Former President Pranab Mukherjee on Wednesday said while newspapers were getting closed everywhere, they were doing quite well in India and urged the media to make a meaningful difference in the field of development communication.
"It's the uniqueness of the Indian economy that gets reflected in the fact that while newspapers are getting shut everywhere else, they are doing quite well in India. There are over 1,14,000 publications in India today, and their circulation is a staggering 488 million," he said.
"The world's largest circulated English language newspaper happens to be an Indian daily. With literacy increasing every year, new newspapers are being published," he said.
Despite the massive expansion of television and internet, the educational aspects of the news media had been mostly ignored, he said. "The Indian media, therefore, has a moral imperative to be at the forefront of setting the discourse about how to deploy media and communication tools for quality education programmes," he said.
Stating that South Asia might be a challenging space to travel and meet people, the former President requested journalists to present the picture of India they observe. Stressing that the gloom and darkness alone should not dominate the news coverage, he said a conscious effort must be made to highlight the positive and inspire change for the better.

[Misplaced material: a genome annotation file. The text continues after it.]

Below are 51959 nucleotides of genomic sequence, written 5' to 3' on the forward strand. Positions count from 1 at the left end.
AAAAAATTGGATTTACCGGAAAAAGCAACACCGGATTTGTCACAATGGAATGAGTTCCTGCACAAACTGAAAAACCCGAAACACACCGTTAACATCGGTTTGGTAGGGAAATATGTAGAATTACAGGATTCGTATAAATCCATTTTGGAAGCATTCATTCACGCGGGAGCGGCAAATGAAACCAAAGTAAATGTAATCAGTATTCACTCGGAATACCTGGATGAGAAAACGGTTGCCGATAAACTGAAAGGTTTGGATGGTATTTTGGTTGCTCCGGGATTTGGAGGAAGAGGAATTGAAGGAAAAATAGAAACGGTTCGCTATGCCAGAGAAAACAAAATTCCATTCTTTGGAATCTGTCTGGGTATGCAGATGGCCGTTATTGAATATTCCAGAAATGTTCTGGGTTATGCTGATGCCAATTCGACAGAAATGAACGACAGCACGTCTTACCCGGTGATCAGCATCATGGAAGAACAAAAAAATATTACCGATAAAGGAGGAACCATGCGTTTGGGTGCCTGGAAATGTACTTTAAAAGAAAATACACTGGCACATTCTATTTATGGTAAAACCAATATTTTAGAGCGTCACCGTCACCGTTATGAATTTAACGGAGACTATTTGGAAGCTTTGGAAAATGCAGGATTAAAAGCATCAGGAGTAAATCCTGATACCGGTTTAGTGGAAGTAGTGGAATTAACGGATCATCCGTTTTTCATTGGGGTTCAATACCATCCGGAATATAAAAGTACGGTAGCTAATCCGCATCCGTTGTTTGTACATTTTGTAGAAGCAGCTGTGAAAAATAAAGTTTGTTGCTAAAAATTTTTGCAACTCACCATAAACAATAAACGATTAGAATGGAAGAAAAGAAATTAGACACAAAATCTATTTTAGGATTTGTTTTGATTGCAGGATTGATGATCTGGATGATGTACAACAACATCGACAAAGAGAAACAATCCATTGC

"The power of media could be used to engage in a nationwide endeavour to reset our moral compass," said Pranab Mukherjee, who was recently awarded the Bharat Ratna, at the Kalinga FCC awards for excellence in journalism.
"Integrity and independence are the two sides of the same coin" and should be equally important for media and each individual. "Media is the mediator between the public and the public servants. It has the power to ensure social justice and equality. It also ensures that the power is not misused," he said.
Talking about the economy, he said the country aspired to be a $5 trillion economy in five years and $10 trillion economy in the decade thereafter. "It will be a challenging task. Every fifth person in the country is still poor. But with its unique characteristics, the Indian economy was able to withstand the international financial downturn in 2007, even though we had adopted globalisation," he said.
Mark Tully, former Delhi bureau chief of BBC, said the awards were an attempt by the Foreign Correspondents Club (FCC) to raise the profile of South Asia in India. "There's always room for greater efforts. These prizes, I am hopeful, will increase the interest in South Asia," he said.
The Print Journalist of the Year award was presented to Team Reuters, Rajini Vaidyanathan of BBC won the Television Journalist of the Year award, the Photojournalist of the Year award went to Harush Tyagi of European Pressphoto Agency, Rakesh Nagar of PBS won the Videojournalist of the Year award, while Team Reuters bagged the digital journalist of the year award.
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